Smokers who manage to give up for a year have a better than even chance of quitting long-term, according to a trial by Cancer Research UK scientists.
But the study, published in the British Medical Journal1, also highlights the difficulty of long-term quitting, with only five per cent of smokers managing to stay away from cigarettes for the full eight years of the trial.
The study demonstrates the urgent need for more effective ways of helping people to quit, Cancer Research UK believes.
Scientists at the Cancer Research UK General Practice Research Group in Oxford followed up 840 people who had taken part in an original one-year trial on the effectiveness of NRT.
Of the 153 patients who had given up smoking for one year in the original trial, 83 (54 per cent) were still tobacco-free eight years later.
NRT increased the odds of quitting for a year by 45 per cent and for eight years by 39 per cent, although only the first figure was statistically significant.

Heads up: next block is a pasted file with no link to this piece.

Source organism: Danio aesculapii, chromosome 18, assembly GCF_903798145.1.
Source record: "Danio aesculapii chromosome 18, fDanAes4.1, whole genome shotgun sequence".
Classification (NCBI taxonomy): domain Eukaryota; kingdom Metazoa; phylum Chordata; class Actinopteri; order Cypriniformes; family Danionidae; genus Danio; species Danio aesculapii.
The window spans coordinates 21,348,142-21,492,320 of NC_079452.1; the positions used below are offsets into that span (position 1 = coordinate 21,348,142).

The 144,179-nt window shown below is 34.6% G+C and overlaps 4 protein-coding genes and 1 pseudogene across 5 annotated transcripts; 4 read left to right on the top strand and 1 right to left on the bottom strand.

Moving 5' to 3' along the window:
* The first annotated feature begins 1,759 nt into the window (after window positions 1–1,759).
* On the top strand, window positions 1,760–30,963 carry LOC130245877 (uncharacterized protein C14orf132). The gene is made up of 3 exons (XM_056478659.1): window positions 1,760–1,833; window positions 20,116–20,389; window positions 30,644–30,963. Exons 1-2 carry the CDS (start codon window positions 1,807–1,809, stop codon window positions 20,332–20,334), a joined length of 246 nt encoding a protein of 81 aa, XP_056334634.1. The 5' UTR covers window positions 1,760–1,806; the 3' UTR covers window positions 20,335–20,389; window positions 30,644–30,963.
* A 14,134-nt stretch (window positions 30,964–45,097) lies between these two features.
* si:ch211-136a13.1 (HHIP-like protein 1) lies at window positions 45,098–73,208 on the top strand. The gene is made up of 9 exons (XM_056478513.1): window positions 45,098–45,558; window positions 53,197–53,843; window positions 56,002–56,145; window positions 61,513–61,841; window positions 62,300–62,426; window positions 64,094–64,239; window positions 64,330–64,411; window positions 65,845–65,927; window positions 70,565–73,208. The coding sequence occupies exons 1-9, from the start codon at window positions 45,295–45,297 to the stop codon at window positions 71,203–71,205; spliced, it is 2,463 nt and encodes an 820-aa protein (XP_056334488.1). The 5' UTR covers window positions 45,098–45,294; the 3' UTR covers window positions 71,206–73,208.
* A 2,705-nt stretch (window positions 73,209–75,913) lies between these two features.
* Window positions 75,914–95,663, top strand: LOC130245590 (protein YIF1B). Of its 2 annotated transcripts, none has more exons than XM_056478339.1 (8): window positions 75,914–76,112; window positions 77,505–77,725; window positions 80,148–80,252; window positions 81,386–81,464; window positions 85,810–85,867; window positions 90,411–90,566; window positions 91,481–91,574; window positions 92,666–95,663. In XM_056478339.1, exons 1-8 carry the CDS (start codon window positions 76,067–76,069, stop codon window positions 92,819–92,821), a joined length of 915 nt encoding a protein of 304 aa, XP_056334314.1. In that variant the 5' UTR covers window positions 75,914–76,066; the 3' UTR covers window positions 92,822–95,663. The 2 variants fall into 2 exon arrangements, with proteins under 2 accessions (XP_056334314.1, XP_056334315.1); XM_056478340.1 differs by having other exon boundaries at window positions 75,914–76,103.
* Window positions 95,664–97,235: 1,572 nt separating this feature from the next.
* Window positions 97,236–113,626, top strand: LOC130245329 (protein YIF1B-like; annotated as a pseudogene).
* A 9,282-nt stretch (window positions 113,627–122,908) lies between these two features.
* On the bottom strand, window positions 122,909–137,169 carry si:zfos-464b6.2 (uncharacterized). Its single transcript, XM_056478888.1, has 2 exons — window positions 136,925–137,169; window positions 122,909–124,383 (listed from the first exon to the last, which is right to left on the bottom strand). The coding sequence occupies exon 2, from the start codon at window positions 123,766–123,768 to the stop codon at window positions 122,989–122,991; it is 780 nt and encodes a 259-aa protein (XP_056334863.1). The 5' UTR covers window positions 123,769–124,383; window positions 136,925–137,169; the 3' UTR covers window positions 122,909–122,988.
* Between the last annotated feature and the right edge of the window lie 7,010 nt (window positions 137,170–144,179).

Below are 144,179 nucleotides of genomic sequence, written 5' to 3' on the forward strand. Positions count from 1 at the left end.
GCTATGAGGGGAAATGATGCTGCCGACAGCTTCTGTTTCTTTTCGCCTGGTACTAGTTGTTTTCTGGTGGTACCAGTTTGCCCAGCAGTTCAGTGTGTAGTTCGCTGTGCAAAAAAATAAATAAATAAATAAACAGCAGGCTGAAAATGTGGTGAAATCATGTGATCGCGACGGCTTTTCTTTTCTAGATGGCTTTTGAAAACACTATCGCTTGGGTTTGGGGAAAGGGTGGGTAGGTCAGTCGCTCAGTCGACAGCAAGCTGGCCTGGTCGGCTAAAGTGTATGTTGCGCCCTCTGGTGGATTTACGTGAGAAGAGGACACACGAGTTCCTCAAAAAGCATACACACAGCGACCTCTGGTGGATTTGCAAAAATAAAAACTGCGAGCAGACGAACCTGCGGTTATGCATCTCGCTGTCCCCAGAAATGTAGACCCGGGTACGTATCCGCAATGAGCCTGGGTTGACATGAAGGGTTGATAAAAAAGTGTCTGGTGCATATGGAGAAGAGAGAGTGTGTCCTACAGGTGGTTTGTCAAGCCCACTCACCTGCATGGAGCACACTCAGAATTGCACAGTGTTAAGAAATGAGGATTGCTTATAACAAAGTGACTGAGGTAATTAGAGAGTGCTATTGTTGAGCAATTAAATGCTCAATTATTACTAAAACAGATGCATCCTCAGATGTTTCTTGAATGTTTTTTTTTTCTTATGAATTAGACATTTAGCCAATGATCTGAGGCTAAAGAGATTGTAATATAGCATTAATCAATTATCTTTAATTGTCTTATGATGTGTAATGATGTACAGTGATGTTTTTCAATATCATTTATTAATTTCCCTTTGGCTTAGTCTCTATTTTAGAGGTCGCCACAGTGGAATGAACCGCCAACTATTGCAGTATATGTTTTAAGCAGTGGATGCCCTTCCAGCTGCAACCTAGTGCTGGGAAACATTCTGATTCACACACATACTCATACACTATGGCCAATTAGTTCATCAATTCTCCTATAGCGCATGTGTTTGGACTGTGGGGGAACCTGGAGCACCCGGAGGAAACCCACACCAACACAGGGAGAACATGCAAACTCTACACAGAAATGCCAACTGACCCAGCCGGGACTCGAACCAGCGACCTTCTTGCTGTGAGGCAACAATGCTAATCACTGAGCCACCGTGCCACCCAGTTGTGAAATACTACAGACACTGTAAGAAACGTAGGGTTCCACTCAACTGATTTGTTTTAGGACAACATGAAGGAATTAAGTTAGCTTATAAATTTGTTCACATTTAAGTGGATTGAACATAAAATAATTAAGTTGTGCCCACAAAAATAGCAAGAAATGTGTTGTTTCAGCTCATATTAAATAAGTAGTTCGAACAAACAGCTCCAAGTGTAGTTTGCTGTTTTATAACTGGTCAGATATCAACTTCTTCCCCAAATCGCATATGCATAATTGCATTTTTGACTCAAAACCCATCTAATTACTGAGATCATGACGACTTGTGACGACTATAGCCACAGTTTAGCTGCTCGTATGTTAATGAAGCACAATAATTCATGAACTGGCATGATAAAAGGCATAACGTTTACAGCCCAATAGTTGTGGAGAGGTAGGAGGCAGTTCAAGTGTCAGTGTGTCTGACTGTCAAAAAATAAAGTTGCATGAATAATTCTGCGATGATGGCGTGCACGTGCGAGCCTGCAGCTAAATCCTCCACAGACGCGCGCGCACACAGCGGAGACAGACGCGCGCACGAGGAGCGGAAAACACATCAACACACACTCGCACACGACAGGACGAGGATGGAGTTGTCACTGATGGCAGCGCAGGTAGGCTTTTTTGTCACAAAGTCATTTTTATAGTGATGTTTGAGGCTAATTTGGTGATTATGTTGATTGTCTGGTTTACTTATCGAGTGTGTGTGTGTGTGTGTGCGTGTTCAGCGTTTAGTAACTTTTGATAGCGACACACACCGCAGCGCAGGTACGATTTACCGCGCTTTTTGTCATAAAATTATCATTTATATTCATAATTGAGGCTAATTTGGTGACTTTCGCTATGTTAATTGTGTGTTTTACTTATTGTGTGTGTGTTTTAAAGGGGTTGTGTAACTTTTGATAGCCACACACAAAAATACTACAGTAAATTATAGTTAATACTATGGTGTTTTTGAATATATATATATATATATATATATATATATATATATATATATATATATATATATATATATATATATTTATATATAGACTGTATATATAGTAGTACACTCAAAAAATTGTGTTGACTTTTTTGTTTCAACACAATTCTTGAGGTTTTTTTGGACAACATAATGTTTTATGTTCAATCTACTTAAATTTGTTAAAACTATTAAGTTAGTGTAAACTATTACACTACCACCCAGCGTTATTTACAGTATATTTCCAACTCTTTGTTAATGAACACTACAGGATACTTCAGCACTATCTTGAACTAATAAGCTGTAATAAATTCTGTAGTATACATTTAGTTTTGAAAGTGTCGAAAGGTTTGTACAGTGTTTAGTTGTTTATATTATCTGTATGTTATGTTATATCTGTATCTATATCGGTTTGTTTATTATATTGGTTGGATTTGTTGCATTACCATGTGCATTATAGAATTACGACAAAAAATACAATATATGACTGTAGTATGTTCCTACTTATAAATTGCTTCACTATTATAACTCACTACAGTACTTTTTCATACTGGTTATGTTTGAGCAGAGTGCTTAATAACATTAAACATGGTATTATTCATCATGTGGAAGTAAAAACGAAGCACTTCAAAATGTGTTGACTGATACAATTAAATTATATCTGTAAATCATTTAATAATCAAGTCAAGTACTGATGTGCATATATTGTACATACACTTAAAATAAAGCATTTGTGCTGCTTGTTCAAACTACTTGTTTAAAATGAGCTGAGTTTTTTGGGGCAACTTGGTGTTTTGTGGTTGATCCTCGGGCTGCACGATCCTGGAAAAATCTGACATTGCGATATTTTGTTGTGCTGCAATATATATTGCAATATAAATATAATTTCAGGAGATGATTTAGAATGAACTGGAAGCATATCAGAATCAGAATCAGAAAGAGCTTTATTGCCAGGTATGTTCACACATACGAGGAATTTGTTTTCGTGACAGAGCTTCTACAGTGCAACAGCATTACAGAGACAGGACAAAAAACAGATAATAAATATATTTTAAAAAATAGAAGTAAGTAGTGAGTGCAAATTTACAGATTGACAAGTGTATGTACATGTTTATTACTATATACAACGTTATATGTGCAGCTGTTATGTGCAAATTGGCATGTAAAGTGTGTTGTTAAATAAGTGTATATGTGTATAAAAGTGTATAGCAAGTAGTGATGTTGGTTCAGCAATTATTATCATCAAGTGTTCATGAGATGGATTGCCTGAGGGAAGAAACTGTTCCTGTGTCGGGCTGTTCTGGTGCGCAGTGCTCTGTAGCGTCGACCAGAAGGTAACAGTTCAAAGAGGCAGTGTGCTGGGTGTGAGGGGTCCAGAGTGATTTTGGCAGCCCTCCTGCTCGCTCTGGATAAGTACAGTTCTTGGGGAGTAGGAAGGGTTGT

Jean King, Cancer Research UK’s Director of Tobacco Control, says: “Nicotine is an incredibly addictive substance and this trial demonstrates just how difficult it is to give up.
“Smokers who want to quit should seek as much help as they can, both from NRT and from behavioural support, such as stop-smoking clinics, which can further increase the chances of giving up. And policies such as smoke-free public places are essential to create a non-smoking norm2.”
“Smokers should certainly not get discouraged from trying to quit. Giving up has enormous benefits for health, and as the study shows, if you can keep off tobacco for a year your chances of quitting are better than even.”
- British Medical Journal327 pp.28-29
- For more information, see the CMO report 2002